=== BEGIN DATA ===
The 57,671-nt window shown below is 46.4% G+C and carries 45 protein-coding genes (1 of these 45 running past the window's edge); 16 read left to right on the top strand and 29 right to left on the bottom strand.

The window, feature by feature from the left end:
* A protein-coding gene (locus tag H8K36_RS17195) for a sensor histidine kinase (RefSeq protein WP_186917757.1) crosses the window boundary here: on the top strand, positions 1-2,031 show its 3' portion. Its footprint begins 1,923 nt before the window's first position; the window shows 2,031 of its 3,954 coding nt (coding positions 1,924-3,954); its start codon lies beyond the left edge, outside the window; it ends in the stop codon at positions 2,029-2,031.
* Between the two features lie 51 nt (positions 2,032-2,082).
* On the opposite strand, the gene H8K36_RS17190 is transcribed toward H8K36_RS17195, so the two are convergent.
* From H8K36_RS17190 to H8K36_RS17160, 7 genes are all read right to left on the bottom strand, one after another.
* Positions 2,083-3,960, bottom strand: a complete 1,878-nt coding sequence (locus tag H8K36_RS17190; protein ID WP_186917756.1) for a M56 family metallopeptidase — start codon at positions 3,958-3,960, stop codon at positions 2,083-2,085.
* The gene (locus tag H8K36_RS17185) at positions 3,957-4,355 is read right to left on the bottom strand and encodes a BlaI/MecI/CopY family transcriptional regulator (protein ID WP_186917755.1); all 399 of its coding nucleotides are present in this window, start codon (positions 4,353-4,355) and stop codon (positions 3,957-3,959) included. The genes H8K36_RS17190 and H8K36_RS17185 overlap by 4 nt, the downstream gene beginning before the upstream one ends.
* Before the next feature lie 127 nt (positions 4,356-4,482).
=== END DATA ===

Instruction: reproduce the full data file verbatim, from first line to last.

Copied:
The 57,671-nt window shown below is 46.4% G+C and carries 45 protein-coding genes (1 of these 45 running past the window's edge); 16 read left to right on the top strand and 29 right to left on the bottom strand.

The window, feature by feature from the left end:
* A protein-coding gene (locus tag H8K36_RS17195) for a sensor histidine kinase (RefSeq protein WP_186917757.1) crosses the window boundary here: on the top strand, positions 1-2,031 show its 3' portion. Its footprint begins 1,923 nt before the window's first position; the window shows 2,031 of its 3,954 coding nt (coding positions 1,924-3,954); its start codon lies beyond the left edge, outside the window; it ends in the stop codon at positions 2,029-2,031.
* Between the two features lie 51 nt (positions 2,032-2,082).
* On the opposite strand, the gene H8K36_RS17190 is transcribed toward H8K36_RS17195, so the two are convergent.
* From H8K36_RS17190 to H8K36_RS17160, 7 genes are all read right to left on the bottom strand, one after another.
* Positions 2,083-3,960, bottom strand: a complete 1,878-nt coding sequence (locus tag H8K36_RS17190; protein ID WP_186917756.1) for a M56 family metallopeptidase — start codon at positions 3,958-3,960, stop codon at positions 2,083-2,085.
* The gene (locus tag H8K36_RS17185) at positions 3,957-4,355 is read right to left on the bottom strand and encodes a BlaI/MecI/CopY family transcriptional regulator (protein ID WP_186917755.1); all 399 of its coding nucleotides are present in this window, start codon (positions 4,353-4,355) and stop codon (positions 3,957-3,959) included. The genes H8K36_RS17190 and H8K36_RS17185 overlap by 4 nt, the downstream gene beginning before the upstream one ends.
* Before the next feature lie 127 nt (positions 4,356-4,482).